Vernonia amygdalina (Bitter leaf)
Yedjou et. Al (2008) assessed the therapeutic efficacy of Vernonia amygdalina (VA) leaf extracts as anti-cancer agent against human breast cancer in vitro using the MTT [3-(4, 5-dimethylthiazol-2-yl)-2,5-diphenyltetrazolium bromide and alkaline single cell gel electrophoresis (Comet) assays, respectively. In this experiment, human breast adenocarcinoma (MCF-7) cells were treated with different doses of VA leaf extracts for 48 hours.

Data obtained from the MTT assay showed that VA significantly ((P < 0.05) reduced the viability of MCF-7 cells in a dose-dependent manner upon 48 hours of exposure. Data generated from the comet assay also indicated a slight dose-dependent increase in DNA damage in MCF-7 cells associated with VA treatment. A slight increase in comet tail-length, tail arm and tail moment, as well as in percentages of DNA cleavage at all doses tested, showed an evidence that VA-induced minimal genotoxic damage in MCF-7 cells. Taken together, this suggests that VA treatment moderately (P < 0.05) reduces cellular viability and induces minimal DNA damage in MCF-7 cells. These findings provide evidence that VA extracts represent a DNA-damaging anti-cancer agent against breast cancer and its mechanisms of action functions, at least in part, through minimal DNA damage and moderate toxicity in tumors cells.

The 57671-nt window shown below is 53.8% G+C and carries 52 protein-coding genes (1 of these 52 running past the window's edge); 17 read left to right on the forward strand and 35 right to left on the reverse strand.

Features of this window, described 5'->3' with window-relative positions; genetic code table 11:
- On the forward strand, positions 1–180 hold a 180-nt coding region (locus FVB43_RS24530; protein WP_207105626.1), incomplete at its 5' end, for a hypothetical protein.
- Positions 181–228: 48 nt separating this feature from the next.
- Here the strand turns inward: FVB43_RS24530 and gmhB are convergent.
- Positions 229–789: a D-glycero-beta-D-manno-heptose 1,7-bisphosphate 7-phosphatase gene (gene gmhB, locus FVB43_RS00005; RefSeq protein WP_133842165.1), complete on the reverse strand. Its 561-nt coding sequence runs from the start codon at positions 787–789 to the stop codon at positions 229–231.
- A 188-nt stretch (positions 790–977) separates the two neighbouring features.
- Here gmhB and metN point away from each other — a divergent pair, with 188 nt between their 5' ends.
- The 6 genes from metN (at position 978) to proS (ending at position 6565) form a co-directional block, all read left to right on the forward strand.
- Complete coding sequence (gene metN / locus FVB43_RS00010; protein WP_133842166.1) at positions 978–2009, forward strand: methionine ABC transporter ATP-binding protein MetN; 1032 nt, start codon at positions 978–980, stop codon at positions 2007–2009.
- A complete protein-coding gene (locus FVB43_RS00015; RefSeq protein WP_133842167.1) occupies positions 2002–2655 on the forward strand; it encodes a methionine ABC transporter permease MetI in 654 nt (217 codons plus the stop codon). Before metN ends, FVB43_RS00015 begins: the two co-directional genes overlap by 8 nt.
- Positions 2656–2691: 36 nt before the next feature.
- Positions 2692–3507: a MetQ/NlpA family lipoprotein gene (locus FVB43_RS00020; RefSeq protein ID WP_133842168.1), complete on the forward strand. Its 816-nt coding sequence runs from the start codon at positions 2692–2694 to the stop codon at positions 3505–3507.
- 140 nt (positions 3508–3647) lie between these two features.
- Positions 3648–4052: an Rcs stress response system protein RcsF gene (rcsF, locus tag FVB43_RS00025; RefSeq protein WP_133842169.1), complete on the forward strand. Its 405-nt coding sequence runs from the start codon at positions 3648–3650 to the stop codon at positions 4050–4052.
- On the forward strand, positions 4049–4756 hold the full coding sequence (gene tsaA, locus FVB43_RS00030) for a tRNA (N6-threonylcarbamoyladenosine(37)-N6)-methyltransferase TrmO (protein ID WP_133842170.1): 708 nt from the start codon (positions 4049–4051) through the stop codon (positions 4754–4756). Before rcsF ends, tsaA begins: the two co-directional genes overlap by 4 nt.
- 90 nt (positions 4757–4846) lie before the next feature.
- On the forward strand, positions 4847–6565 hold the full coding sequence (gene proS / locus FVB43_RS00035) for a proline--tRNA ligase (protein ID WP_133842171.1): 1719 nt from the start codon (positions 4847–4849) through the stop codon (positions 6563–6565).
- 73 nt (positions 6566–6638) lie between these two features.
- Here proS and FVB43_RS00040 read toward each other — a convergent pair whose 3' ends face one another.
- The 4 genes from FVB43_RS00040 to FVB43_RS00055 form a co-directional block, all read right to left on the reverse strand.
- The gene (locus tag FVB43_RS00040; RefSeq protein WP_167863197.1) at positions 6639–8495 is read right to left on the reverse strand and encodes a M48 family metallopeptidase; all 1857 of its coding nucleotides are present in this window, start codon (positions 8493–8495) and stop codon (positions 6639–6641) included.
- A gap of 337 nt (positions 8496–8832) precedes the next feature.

Annona muricata (Soursop)
Hamizah et. Al (2012) evaluated the chemopreventive effects of ethanolic extracts of leaves of A. muricata (AMLE) in six to seven week old ICR mouse given a single topical application of 7,1 2-dimethylbenza (α) anthracene (DMBA 100μg/100μl acetone) and promotion by repeated application of croton oil (1 per cent in acetone/twice a week) for 10 weeks.

Morphological tumor incidence burden and volume were measured, with histological evaluation of skin tissue. Topical application of AMLE at 30, 100 and 300mg/kg significantly reduced DMBA/croton oil induced mice skin papilloma genesis in (i) peri-initiation protocol (AMLE from seven days prior to days after DMBA), (ii) promotion protocol (AMLE 30 minutes after croton oil), or (iii) both peri-initiation and promotion protocol (AMLE seven days prior to seven day after DMBA and AMLE 30 minutes after croton oil throughout the experimental period), in a dose dependent manner (p<0.05) as compared to carcinogen–treated control. Furthermore, the average latent period was significantly increased in the AMLE-treated group.
Interestingly, at 100 and 300-mg/ kg, AMLE completely inhibited the tumor development in all stages.

Histopathological study revealed that tumor growth from the AMLE-treated groups showed only slight hyperplasia and absence of keratin pearls and rete ridges. The results, thus suggest that the

A. muricata leaves extract was able to suppress tumor initiation as well as tumor promotion even at lower dosage. Rachmani et. al (2012) determined the cytotoxic effects of extracts of leaves of A. muricata and its fractions in cancer cells T47D.

Extraction was carried out with ethanol and fractionation by column chromatography method, n-hexane, chloroform, ethylacetate and methanol were used. Cytotoxicity was determined using MTT assay and apoptosis tests were performed by Double Staining method.